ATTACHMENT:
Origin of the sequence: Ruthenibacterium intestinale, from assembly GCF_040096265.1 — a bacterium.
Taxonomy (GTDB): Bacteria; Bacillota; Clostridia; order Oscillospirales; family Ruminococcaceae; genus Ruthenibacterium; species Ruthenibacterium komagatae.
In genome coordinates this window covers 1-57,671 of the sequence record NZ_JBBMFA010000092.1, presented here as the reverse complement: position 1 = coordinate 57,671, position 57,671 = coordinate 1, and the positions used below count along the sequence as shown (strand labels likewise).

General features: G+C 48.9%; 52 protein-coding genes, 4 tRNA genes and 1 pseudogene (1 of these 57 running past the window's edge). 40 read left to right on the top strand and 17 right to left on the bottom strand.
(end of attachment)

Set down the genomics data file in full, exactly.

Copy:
Origin of the sequence: Ruthenibacterium intestinale, from assembly GCF_040096265.1 — a bacterium.
Taxonomy (GTDB): Bacteria; Bacillota; Clostridia; order Oscillospirales; family Ruminococcaceae; genus Ruthenibacterium; species Ruthenibacterium komagatae.
In genome coordinates this window covers 1-57,671 of the sequence record NZ_JBBMFA010000092.1, presented here as the reverse complement: position 1 = coordinate 57,671, position 57,671 = coordinate 1, and the positions used below count along the sequence as shown (strand labels likewise).

General features: G+C 48.9%; 52 protein-coding genes, 4 tRNA genes and 1 pseudogene (1 of these 57 running past the window's edge). 40 read left to right on the top strand and 17 right to left on the bottom strand.